Dating about bible the says WANNA FUCK
Dating and courting are basically the same thing—just different terms. "Courtship" is generally viewed as pursuing a relationship with the full intention to marry the other person. "Dating" is viewed as more casual and usually wrapped up in a simple series of romantic encounters (both emotional and physical).
Before we get into this though, we've gotta throw out the reminder that if your parents have told you that they do not want you to date yet, then you must respect their rules. Colossians 3:20 says, "Children, obey your parents in everything, for this pleases the Lord." That said, let's take a look at what the Bible says about romantic relationships.
The Bible does not actually mention the terms "dating" and "courtship", but we can definitely find some principles about relationships that will help us understand what's up with this touchy subject. First things first, let's separate how the world views dating from how God wants us to handle the period of time before a couple gets married. According to 2 Peter 2:18-20, God's way is totally contradictory to the way the world says unmarried couples should act.
The World's View of Dating
The world is constantly sending a message of "try before you buy" when it comes to dating. The world says that dating as much as you want is totally fine. The world says that sleeping around is necessary to see if you're physically compatible. The world says that living together before you're married is completely normal because, well, how else would you find out if your boyfriend's/girlfriend's habits are too annoying to live with?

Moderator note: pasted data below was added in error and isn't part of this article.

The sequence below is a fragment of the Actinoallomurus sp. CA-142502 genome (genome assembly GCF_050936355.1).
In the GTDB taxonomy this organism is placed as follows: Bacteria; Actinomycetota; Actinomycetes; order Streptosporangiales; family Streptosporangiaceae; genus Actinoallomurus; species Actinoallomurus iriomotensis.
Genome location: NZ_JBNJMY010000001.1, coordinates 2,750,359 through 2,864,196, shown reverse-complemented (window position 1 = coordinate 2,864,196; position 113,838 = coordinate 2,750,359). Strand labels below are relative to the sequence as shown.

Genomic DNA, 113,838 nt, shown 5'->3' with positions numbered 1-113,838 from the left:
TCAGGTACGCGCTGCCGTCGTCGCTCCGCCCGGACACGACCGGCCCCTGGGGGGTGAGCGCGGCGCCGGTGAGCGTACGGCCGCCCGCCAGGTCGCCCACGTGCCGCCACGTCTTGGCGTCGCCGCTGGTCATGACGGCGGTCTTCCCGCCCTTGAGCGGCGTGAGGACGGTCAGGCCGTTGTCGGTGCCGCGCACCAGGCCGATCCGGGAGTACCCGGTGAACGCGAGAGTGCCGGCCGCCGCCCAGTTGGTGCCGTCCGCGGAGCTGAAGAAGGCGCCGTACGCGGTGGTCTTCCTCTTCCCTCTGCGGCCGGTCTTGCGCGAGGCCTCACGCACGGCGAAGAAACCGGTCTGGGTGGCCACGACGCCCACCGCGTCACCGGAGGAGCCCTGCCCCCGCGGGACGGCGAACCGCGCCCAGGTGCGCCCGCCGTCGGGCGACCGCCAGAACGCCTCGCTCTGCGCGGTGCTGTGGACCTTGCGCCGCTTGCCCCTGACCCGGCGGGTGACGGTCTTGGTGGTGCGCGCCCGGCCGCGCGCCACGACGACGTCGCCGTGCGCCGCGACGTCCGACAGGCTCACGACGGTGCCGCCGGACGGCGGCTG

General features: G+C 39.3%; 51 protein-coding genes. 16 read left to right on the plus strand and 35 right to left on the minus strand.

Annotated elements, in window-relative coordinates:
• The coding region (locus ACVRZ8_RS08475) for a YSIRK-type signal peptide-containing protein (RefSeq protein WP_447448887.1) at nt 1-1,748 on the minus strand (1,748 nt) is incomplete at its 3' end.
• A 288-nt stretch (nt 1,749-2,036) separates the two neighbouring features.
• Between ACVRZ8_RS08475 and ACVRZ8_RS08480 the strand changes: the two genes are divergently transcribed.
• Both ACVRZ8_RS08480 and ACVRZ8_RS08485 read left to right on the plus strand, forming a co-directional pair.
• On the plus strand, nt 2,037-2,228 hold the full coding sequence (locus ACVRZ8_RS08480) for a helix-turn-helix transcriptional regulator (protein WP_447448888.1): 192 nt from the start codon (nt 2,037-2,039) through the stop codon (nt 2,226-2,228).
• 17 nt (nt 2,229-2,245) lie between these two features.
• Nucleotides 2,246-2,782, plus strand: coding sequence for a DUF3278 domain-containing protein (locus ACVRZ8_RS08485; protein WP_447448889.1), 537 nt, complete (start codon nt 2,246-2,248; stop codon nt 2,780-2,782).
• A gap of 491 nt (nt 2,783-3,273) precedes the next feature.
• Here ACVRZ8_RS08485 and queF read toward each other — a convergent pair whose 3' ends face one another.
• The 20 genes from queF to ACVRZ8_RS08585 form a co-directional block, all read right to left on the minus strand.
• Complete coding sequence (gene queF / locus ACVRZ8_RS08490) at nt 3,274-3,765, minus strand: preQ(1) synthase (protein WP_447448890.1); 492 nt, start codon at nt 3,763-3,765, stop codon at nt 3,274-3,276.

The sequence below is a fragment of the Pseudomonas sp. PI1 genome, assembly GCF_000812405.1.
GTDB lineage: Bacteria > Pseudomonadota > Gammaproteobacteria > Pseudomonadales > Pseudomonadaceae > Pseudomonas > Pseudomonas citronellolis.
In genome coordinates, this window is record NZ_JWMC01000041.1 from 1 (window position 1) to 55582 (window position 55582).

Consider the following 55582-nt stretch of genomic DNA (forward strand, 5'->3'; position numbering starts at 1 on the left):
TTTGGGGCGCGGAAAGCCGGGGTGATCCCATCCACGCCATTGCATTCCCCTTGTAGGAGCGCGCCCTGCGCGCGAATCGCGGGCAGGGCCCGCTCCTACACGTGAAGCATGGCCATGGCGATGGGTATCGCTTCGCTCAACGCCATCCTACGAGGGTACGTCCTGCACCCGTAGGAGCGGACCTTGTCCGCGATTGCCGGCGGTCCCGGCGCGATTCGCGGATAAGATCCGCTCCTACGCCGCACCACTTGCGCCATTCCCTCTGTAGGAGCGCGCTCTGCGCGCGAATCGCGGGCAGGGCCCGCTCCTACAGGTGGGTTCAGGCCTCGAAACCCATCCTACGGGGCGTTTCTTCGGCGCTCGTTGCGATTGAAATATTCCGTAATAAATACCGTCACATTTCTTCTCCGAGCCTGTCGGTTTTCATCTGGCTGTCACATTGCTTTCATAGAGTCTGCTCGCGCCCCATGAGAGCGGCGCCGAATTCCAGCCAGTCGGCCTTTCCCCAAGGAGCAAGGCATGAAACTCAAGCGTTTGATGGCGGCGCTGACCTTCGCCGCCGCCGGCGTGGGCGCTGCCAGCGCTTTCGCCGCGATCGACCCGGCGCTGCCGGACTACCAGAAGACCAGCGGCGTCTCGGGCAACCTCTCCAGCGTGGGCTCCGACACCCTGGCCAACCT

Sadly, this is a very self-centered way of entering into a relationship. This view is all about pleasing ourselves—not loving and serving another person. That kind of attitude and motivation will ultimately lead to a relationship ending in disaster. Even very well-meaning, God-loving Christian couples can fall into the trap of selfishness when it comes to relationships.
God's View of Dating
God's view of romance is quite different from the world's view. He wants us to first discover a person's innermost character, who they really are when no one is looking, before we decide to make a commitment of the heart. Does the person strengthen your relationship with Christ, or does he or she compromise your morals and standards? Has the person accepted Christ as his or her Savior (John 3:3-8; 2 Corinthians 6:14-15)? Is the person committed to becoming more like Jesus (Philippians 2:5) or do they lead a selfish life? Does the person show love, joy, peace, patience, kindness, goodness, faithfulness, gentleness, and self-control, which are the fruits of the spirit (Galatians 5:22-23)?When you've committed to another person in a romantic relationship, remember to keep God as the most important Person in your life (Matthew 10:37). You should never place anything or anyone over God because that is considered the sin of idolatry (Galatians 5:20; Colossians 3:5)—even if you mean very well and love the person unconditionally. Strange as it sounds, having God as the focus of your life will help you to love that other person even better.
In dating or courting relationships, be aware of avoiding sexual temptation. It is not only a sin against God, but it is a sin against our own bodies (1 Corinthians 6:18). Respect yourself and the one you love by honoring them the way God intends us to honor others (Romans 12:9-10).
Dating or courting or whatever you want to call it can be a great way to solidify an already super strong friendship and begin to build a solid foundation for marriage. If your parents have given their blessing, God is at the center of your motivations, and you are both ready to step it up, then this could be a perfect time to move toward something more than "just friends". If you want to shoot for a lifelong, God-honoring union with your best friend, then that is when you know it's time to start a romance (Genesis 2:24; Matthew 19:5).